PFF Day Two: I'm actually blurbing
Hell (Danis Tanovic, France/Italy/Belgium/Japan) [C-]
Hell is...being in love with a married man decades older than you...finding out your husband is [gasp of gasps!!] cheating on you...having this weird guy who probably sports an ulterior motive stalk you until you start to, I dunno, like him or something. I have no clue how much of this particular trilogy Kieslowski banged out before keeling over, but I'm gonna bet he made it no further than a vague outline on No. 2, something like, "Checkhovian study w/ ghastly parental tragedy." (At least Heaven smelled like a second draft.) Admittedly starts to snap into focus towards the end, but even then not really; holding off the big secret till the end, like a Shyamalanian twist, was a gross miscalculation, as what precedes it a) can't support it, and b) is, as the italics should've already conveyed, rather on the deathly dull side. It really should've gone no lower than a C, but then it went and explained the subtext, via first a university lecture and then a literary dissertation. What a great way to knock it down a couple more rungs.
Hanging Garden (Toshiaki Toyoda, Japan) [C]
Blah blah blah family members who conduct illicit affairs blah blah blah long-suffering matriarch whose ear-to-ear smile masks a maybe psychopathic streak blah blah blah lying to preserve the good of all blah blah blah, et al. Better than 9 Souls, if only because at least this one has a fine performance from Survive Style 5+'s Kyoko Koizumi (quickly becoming a personal fave). Word prior was this showed a more mature Toyoda, but that turns out to only be in the sheep fucking category (in that this one doesn't have one). Otherwise, same irritating structure -- unfunny wackiness leading to goopy symbolism-a-go-go -- and far too much gratuitous swirling for anyone's tastes.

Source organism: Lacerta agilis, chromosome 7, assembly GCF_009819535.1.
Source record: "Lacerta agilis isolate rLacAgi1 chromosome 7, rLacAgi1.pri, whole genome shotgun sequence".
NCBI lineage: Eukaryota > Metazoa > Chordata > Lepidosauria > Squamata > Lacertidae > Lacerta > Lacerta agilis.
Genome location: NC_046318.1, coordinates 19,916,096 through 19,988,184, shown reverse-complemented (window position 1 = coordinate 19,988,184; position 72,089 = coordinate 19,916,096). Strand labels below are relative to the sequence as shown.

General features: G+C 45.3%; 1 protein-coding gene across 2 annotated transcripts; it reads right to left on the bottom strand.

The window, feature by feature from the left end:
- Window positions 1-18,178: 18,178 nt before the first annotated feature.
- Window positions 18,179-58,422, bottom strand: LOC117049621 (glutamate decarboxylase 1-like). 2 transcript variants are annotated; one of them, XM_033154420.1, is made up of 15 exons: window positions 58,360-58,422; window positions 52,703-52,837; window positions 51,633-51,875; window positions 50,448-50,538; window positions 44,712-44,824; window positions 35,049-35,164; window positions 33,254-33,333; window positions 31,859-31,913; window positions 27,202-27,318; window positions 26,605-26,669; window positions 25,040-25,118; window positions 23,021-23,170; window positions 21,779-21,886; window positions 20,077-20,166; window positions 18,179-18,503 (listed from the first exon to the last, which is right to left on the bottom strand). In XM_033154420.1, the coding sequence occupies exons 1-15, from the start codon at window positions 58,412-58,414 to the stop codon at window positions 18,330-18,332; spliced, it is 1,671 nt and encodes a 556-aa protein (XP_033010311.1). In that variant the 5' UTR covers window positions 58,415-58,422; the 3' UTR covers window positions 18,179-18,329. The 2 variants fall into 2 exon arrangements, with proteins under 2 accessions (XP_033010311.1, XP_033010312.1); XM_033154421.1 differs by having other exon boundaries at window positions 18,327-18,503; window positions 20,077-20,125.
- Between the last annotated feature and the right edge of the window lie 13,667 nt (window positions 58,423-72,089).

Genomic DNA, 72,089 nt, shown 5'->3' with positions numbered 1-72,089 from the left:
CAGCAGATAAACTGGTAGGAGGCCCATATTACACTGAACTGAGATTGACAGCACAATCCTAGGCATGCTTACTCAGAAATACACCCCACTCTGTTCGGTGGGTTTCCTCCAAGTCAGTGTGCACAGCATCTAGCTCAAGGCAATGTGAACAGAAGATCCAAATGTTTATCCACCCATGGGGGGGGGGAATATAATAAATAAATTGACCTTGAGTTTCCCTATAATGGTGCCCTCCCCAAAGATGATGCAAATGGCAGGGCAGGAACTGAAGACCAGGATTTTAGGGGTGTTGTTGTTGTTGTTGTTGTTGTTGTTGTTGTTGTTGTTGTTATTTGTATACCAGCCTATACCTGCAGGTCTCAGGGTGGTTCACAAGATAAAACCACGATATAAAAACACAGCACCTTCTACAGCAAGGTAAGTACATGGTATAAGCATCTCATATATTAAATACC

/The Sun/ (Alexander Sokurov, Russia/Italy/France/Switzerland/Japan) [A-] [2nd viewing, first projected]
No real bump on the grade; simply a treat to see on the big screen, and with an oddly reverent crowd to boot. (Excepting the guy in the front row whose angle was such that he wound up snoring away on four separate occasions, everyone seemed to eat up Issey Ogata something fierce.) This time it was easier to catch the physicality of the film, the way Ogata seems to be trying to emulate human beings; he studies pictures of Hollywood stars (and fellow despot Hitler), but when he struts outside for the first time, he more closely resembles the crane with its dainty steps. ("MY body in no way differs from a human one," he keeps asserting.) Love the multi-camera live shooting...
Half Nelson (Ryan Fleck, USA) [B+]
I'm sorry I dubbed Anthony Mackie "dull as shit" after She Hate Me. More on the way.